November 14, 2009
Finally _ bottle bill expansion in effect
Every now and then, it seems the state actually listens to what the people are saying.
Back in May, we wrote about our mixed feelings regarding New York state's new bottle bill.
While we were OK with the idea of putting deposits on bottled water, we weren't thrilled by the idea that state-specific bar codes would have to be appended to all beverages sold in New York.
The bottle bill went into effect at the end of October, minus the state-specific bar codes.
Elected officials and lobbyists went to work stripping this onerous piece of legislation from the bill almost as soon as it was passed.
What was left was the 5-cent deposit that is now being charged on bottled water _ which doesn't sound so bad to us.
We know the new law will mean extra work for some retailers, who may find themselves facing a larger volume of bottle returns.
However, given how many times this legislation was delayed, we feel that everyone has had ample time to prepare for collecting water bottles in addition to the beer cans and soda bottles they already take in.
"It will be a lot of extra work," said "The Can Man," Jim Hoffman, of the Oneonta Redemption Center, last week but Hoffman said last week that he was ready for the switch.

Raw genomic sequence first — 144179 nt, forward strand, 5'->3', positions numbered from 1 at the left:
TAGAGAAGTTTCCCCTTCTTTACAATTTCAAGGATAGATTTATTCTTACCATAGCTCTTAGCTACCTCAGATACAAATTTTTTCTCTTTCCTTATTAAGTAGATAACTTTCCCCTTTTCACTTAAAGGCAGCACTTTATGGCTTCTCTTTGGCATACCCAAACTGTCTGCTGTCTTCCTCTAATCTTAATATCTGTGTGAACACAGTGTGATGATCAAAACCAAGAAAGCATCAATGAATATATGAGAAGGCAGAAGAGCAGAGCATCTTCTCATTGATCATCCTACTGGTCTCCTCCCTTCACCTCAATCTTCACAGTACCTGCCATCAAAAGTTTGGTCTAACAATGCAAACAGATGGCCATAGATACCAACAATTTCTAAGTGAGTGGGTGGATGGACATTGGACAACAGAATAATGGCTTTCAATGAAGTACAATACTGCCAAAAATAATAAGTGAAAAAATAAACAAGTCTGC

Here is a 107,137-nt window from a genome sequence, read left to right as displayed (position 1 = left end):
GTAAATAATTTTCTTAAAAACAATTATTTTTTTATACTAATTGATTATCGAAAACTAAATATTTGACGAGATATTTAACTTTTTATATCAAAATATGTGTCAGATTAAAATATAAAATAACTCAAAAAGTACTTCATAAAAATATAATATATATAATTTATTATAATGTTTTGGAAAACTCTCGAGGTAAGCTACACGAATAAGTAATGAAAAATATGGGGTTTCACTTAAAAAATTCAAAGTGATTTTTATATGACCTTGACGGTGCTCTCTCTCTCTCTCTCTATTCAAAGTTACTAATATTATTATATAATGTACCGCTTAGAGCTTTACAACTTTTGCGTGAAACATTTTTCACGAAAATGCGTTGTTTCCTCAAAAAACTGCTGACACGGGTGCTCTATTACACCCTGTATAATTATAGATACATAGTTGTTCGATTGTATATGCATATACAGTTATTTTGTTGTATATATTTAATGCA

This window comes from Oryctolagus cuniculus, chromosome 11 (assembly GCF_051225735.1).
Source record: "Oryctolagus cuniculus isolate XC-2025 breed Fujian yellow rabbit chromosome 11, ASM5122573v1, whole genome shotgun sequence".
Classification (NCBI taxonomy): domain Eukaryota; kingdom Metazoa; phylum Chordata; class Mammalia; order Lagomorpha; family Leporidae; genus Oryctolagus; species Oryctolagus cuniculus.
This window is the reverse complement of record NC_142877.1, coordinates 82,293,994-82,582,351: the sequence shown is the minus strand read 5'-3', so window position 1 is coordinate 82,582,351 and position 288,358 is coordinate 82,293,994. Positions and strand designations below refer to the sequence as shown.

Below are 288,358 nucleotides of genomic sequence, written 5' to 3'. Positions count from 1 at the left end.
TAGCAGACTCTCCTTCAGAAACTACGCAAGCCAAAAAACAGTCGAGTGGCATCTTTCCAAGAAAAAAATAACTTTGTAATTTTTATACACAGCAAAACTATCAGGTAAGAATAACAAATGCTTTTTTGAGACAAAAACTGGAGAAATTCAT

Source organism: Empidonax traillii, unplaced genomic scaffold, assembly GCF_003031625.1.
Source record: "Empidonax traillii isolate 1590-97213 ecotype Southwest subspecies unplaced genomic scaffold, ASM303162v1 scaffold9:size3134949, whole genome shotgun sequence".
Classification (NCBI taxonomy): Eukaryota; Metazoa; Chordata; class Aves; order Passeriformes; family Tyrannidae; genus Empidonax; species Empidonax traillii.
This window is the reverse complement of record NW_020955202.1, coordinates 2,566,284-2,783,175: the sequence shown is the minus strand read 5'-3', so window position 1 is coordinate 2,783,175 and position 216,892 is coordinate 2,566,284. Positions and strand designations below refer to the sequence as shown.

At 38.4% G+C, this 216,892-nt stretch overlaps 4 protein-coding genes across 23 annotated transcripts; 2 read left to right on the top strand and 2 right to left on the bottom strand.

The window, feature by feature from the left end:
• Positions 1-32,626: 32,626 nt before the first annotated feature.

It's hard to argue with the logic of the bottle bill.
The first one in the nation was introduced in Oregon in 1971 as a way to reduce litter. By most accounts, it worked in Oregon, just as it has worked in New York and other states.
But bottle bills crafted in the 1970s and '80s were specific to the products that littered the roadsides at that time: beer and soda.
Bottled water has become so popular and omnipresent that it only makes sense to incorporate it into the law that has helped keep so much trash out of landfills and landscapes.
Of course, the bottle bill is not a cure-all. The prevalence of plastic as a packaging material for consumer goods is still an issue of concern for many.
Earlier this year, German scientists released a study suggesting that PET plastics, which are used for water bottles and other products, may leach harmful chemicals into the water.
We still have a lot to learn about how plastics interact with our environment.
In the meantime, we have a renewed incentive to recycle these products by claiming our 5-cent deposit on water bottles.